Neighbors stood in long lines inside the church’s perimeters to share their frustrations. When asked their opinion about the development, the answer was a resounding ‘No.’ Chants of “No migrants in our community, Mosley,” echoed through the church.
Daphne Taylor, a Washington Heights resident for more than 50 years, expressed a common refrain neighbors across the city have shared: the city “should be taking care of its own first,” she said.
The area has suffered from years of disinvestment, neighbors said, so their concern was less about the migrants themselves and more about the city using resources for migrants instead of longtime residents.
The ongoing humanitarian crisis is estimated to cost taxpayers $255 million by the end of the year, Johnson told alderpeople Friday. The city has spent nearly $133 million to address the crisis from August 2022 through July, according to the city’s presentation to alderpeople.
“There are a lot of people out here hurting that they could be helping, and there’s a lot of problems going on in this community they could be fixing,” Taylor said. “It feels like we’re being locked out of the situation, and that’s unfair.”
One of the ward’s top issues is a lack of housing opportunities, Taylor said.
The vacant site at 115th and Halsted is being eyed for redevelopment next year. Morgan Park Commons, a 12-acre project that would transform the former Jewel-Osco grocery store and Halsted Mall into affordable housing and retail, is expected to break ground in 2024, Mosley said Wednesday.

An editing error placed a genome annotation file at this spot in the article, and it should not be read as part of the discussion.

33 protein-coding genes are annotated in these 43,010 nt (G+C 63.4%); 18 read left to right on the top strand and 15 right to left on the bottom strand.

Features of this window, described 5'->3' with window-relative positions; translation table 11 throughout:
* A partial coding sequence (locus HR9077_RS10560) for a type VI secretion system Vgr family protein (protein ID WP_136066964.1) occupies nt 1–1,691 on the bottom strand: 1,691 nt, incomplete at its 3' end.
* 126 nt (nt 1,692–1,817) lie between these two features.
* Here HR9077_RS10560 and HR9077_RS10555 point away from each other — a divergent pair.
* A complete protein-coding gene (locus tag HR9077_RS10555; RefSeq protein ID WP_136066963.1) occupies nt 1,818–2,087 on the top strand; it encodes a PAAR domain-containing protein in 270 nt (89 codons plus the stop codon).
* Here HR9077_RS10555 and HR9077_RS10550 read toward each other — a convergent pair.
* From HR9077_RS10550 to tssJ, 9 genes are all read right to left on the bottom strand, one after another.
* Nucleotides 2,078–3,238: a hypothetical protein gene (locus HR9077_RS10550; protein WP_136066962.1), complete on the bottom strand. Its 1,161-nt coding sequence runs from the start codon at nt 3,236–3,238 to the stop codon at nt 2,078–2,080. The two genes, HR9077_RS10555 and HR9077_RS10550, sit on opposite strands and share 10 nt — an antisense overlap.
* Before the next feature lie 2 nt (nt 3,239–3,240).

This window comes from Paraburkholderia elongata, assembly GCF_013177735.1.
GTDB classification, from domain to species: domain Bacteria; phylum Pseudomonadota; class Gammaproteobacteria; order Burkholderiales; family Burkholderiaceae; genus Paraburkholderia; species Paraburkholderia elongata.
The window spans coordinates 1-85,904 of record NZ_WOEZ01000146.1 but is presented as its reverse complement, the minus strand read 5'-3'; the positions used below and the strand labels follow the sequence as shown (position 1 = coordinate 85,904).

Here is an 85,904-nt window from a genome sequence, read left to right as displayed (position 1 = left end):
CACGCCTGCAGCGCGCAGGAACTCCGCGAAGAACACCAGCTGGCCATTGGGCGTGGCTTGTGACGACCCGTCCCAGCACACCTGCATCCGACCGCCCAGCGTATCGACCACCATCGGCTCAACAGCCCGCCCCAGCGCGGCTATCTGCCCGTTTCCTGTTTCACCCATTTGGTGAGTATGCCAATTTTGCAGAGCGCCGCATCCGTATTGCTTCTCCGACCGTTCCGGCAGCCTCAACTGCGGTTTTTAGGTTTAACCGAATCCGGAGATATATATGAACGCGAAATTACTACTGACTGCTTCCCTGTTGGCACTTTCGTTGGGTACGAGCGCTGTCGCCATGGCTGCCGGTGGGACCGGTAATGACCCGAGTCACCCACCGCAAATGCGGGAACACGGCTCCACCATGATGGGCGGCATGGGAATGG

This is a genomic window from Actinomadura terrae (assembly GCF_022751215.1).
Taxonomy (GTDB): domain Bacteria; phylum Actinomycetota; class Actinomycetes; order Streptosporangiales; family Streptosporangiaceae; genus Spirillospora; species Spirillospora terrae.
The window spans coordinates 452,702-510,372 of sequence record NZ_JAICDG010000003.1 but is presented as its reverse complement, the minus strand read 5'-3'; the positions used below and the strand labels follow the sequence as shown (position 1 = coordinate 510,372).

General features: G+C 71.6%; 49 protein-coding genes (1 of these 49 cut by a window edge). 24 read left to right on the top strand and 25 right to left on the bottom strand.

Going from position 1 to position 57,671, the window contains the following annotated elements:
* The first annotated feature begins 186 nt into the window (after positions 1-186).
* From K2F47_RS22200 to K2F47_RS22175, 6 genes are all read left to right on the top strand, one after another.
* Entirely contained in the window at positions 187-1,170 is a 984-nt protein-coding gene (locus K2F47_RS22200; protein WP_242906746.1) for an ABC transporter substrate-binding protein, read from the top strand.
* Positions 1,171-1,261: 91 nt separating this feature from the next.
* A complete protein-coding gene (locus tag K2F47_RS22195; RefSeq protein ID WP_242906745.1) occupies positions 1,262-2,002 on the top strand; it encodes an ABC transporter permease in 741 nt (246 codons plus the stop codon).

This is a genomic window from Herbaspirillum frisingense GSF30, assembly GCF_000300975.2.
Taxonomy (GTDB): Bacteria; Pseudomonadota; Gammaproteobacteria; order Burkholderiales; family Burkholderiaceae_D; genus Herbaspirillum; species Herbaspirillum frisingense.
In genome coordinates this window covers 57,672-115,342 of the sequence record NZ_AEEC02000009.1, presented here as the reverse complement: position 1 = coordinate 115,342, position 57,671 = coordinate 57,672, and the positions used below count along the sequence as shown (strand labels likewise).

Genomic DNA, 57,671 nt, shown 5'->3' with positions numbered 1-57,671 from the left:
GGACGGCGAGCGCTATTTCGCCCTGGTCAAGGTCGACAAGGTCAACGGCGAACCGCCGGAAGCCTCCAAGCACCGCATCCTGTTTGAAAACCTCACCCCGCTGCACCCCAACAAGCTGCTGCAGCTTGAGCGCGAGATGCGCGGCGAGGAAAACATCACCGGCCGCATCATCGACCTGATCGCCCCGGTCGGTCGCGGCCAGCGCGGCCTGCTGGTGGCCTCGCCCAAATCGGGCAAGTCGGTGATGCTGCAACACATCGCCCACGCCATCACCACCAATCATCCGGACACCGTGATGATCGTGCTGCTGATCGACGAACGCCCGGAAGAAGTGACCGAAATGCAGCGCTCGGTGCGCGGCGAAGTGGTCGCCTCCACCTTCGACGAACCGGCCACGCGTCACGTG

The Far South Side Development Corporation, the project’s developer, received $15 million in funding from the Illinois Legislative Black Caucus in 2022 to support the development, according to the Sun-Times. The Bringing Communities Back Initiative, which included Morgan Park Commons, was also a finalist for the second-ever Chicago Prize in 2022.
The multi-million dollar project would bring more than 800 new jobs, nearly 300 housing units and a community center to the ward, according to developers.
If the tent camps took up space at the vacant lot, neighbors might miss out on a welcomed development replacing a years-long eyesore in the community, they said.
After hearing the city was considering the 115th and Halsted site, Mosley “reached out to stakeholders” and asked for another meeting with the mayor’s team, where they “shared issues and concerns with the site,” Mosley said.
At the end of that discussion, “we walked away saying we would have one more meeting to start developing the strategy to plan for if this were to happen, and then we would have a community meeting,” Mosley said. Of the 20 people at the discussion, “someone in the meeting decided it needed to be shared,” Mosley said.